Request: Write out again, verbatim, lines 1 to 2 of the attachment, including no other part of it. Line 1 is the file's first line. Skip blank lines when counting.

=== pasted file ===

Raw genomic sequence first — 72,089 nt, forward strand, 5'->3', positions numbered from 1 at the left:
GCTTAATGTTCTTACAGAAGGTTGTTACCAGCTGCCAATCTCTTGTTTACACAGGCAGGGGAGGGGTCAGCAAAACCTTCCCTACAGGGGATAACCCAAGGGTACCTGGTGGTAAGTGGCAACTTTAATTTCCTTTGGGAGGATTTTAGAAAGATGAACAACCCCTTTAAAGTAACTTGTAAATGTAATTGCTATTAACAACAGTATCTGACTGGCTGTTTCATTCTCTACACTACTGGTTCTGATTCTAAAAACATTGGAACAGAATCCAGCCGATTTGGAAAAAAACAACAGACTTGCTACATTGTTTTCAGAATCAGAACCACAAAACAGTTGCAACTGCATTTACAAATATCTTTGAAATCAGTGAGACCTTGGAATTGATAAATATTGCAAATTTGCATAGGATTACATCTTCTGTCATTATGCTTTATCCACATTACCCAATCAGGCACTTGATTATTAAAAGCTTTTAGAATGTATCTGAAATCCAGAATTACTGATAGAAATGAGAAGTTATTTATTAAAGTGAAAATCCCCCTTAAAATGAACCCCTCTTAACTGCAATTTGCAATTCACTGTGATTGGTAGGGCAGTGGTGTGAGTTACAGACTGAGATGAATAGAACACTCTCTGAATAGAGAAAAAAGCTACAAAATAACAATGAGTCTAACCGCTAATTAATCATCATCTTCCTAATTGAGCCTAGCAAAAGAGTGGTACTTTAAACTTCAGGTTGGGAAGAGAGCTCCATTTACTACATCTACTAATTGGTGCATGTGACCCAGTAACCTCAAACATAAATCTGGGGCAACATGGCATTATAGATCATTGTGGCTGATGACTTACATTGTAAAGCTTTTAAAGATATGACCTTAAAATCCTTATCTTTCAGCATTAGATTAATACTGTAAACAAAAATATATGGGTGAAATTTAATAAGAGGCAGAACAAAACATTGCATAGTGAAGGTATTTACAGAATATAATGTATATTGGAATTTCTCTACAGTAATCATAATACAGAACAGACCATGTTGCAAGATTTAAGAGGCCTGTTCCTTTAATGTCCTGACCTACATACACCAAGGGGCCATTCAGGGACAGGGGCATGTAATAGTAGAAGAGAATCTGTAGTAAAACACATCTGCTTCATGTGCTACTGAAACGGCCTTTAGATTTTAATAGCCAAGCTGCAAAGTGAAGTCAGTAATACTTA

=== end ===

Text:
Raw genomic sequence first — 72,089 nt, forward strand, 5'->3', positions numbered from 1 at the left:
GCTTAATGTTCTTACAGAAGGTTGTTACCAGCTGCCAATCTCTTGTTTACACAGGCAGGGGAGGGGTCAGCAAAACCTTCCCTACAGGGGATAACCCAAGGGTACCTGGTGGTAAGTGGCAACTTTAATTTCCTTTGGGAGGATTTTAGAAAGATGAACAACCCCTTTAAAGTAACTTGTAAATGTAATTGCTATTAACAACAGTATCTGACTGGCTGTTTCATTCTCTACACTACTGGTTCTGATTCTAAAAACATTGGAACAGAATCCAGCCGATTTGGAAAAAAACAACAGACTTGCTACATTGTTTTCAGAATCAGAACCACAAAACAGTTGCAACTGCATTTACAAATATCTTTGAAATCAGTGAGACCTTGGAATTGATAAATATTGCAAATTTGCATAGGATTACATCTTCTGTCATTATGCTTTATCCACATTACCCAATCAGGCACTTGATTATTAAAAGCTTTTAGAATGTATCTGAAATCCAGAATTACTGATAGAAATGAGAAGTTATTTATTAAAGTGAAAATCCCCCTTAAAATGAACCCCTCTTAACTGCAATTTGCAATTCACTGTGATTGGTAGGGCAGTGGTGTGAGTTACAGACTGAGATGAATAGAACACTCTCTGAATAGAGAAAAAAGCTACAAAATAACAATGAGTCTAACCGCTAATTAATCATCATCTTCCTAATTGAGCCTAGCAAAAGAGTGGTACTTTAAACTTCAGGTTGGGAAGAGAGCTCCATTTACTACATCTACTAATTGGTGCATGTGACCCAGTAACCTCAAACATAAATCTGGGGCAACATGGCATTATAGATCATTGTGGCTGATGACTTACATTGTAAAGCTTTTAAAGATATGACCTTAAAATCCTTATCTTTCAGCATTAGATTAATACTGTAAACAAAAATATATGGGTGAAATTTAATAAGAGGCAGAACAAAACATTGCATAGTGAAGGTATTTACAGAATATAATGTATATTGGAATTTCTCTACAGTAATCATAATACAGAACAGACCATGTTGCAAGATTTAAGAGGCCTGTTCCTTTAATGTCCTGACCTACATACACCAAGGGGCCATTCAGGGACAGGGGCATGTAATAGTAGAAGAGAATCTGTAGTAAAACACATCTGCTTCATGTGCTACTGAAACGGCCTTTAGATTTTAATAGCCAAGCTGCAAAGTGAAGTCAGTAATACTTA